Forbidden City

The city is not forbidden but entered by many.

  • The Forbidden City is found in the centre of China’s capital city, Beijing, and is now a museum as well as a major tourist destination in China, attracting almost 10 million visitors annually.
  • The Forbidden City is a 720,000 square meter (7.8 million square feet) rectangular complex, surrounded by a 10 metre (32 ft) high wall and a 52 metre (71 ft) wide moat.
  • The Forbidden city was built to accommodate emperor Zhu Di, and has housed 24 emperors from 1420 until 1912, although the last emperor, Puyi stayed on in the Inner Court until his eviction in 1924.
  • The Forbidden City is a complex of over 800 buildings, including palaces, temples and halls as well as rivers, parks, lakes and other outdoor beauties.
  • The Forbidden City is also known as the ‘Palace Museum’, the ‘Imperial Palace’ and the ‘Forbidden Palace’.

 Forbidden City, dark, Red, Sunlight, people, front, red, Beijing, 2011, flickr, Ten Random Facts

Forbidden City
Image courtesy of Daniel Thornton/Flickr
  • Until 1912 no one was allowed to enter the Forbidden City unless they gained the Emperor’s permission, however, due to the Chinese emperor’s abdication in 1912, the outer court became open to the public.
  • It is said that over a million people worked on the Forbidden City from 1400 to 1420 AD, including 100,000 artisans.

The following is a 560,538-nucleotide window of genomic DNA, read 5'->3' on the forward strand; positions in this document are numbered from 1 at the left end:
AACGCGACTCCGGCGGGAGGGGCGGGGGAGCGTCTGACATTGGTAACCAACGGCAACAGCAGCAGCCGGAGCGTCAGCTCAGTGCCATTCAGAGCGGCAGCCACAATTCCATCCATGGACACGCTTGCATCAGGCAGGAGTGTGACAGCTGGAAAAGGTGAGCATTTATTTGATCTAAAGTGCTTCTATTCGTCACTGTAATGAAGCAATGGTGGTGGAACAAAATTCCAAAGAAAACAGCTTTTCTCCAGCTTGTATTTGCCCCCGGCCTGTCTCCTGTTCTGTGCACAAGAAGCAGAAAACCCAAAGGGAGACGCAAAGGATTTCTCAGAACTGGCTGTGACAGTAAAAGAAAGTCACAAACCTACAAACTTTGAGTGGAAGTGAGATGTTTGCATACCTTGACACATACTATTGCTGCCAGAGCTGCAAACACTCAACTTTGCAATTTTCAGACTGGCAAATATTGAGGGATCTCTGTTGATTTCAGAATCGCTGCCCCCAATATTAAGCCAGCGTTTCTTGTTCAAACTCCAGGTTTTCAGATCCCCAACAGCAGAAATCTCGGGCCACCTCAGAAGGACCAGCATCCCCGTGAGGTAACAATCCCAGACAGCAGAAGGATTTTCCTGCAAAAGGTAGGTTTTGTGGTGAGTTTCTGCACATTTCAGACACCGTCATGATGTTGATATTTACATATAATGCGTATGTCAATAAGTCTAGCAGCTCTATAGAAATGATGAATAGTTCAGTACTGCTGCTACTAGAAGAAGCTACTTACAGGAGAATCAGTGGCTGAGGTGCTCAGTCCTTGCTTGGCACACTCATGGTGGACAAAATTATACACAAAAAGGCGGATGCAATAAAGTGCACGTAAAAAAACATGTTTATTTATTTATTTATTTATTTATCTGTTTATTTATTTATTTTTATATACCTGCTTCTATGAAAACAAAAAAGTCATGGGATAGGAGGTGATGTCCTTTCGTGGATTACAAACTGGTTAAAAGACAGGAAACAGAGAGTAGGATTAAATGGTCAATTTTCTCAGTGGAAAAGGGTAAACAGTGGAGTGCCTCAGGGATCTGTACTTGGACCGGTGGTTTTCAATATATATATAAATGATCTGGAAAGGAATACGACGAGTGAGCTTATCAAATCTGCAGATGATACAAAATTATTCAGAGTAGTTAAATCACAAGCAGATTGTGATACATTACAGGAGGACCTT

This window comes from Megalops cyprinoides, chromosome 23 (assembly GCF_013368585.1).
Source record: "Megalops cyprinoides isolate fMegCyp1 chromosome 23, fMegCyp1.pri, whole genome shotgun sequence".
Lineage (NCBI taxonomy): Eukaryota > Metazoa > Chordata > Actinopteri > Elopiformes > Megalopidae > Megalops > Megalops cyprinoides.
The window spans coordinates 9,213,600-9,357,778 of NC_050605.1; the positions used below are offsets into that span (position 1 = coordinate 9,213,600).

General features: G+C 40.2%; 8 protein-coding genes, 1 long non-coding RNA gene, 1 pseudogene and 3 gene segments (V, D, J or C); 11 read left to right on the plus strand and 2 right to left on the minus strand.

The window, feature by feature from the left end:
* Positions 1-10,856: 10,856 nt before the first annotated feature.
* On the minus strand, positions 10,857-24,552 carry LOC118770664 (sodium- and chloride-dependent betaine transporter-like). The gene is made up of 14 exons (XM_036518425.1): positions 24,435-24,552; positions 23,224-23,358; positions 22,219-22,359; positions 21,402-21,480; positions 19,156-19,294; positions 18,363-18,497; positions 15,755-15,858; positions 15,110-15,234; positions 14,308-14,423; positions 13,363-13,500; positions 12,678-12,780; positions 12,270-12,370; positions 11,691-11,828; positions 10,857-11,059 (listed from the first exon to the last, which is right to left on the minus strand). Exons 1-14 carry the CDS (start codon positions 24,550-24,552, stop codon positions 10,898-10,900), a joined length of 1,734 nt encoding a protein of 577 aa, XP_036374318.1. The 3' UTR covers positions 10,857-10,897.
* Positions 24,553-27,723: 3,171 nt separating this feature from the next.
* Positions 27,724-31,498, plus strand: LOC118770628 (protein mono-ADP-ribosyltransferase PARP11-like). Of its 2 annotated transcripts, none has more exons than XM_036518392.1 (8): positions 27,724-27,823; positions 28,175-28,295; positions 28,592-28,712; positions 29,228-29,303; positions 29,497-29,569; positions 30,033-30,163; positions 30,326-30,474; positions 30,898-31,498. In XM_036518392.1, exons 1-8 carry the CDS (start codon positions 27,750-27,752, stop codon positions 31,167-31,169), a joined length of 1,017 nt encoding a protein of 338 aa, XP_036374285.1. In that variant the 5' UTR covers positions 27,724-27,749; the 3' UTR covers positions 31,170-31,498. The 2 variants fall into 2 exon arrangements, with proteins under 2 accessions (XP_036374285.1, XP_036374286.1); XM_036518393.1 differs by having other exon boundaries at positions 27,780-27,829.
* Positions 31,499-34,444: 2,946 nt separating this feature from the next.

• The Forbidden City was originally decorated with dragons, stone animals, arches, rails, beams and staircases lined with yellows and reds, and a process of major repair and restoration began in 2005 on the ‘city’, which was said to take more than 15 years.
  • The Forbidden City was declared a UNESCO World Heritage Site in 1987 and is sited as the largest group of  historic wooden structures.
  • The Forbidden City has over 1 million artifacts, and to preserve these during the Japanese invasion of China, they were packed and moved to three different locations in 1933, where they stayed for approximately 12 years.
Bonavia D, Peking, 1978, TIME-LIFE International, Amsterdam
Forbidden City, 2013, Wikipedia, <>

Williams B, Ancient China, 1996, Heinemann Children’s Reference, Great Britain


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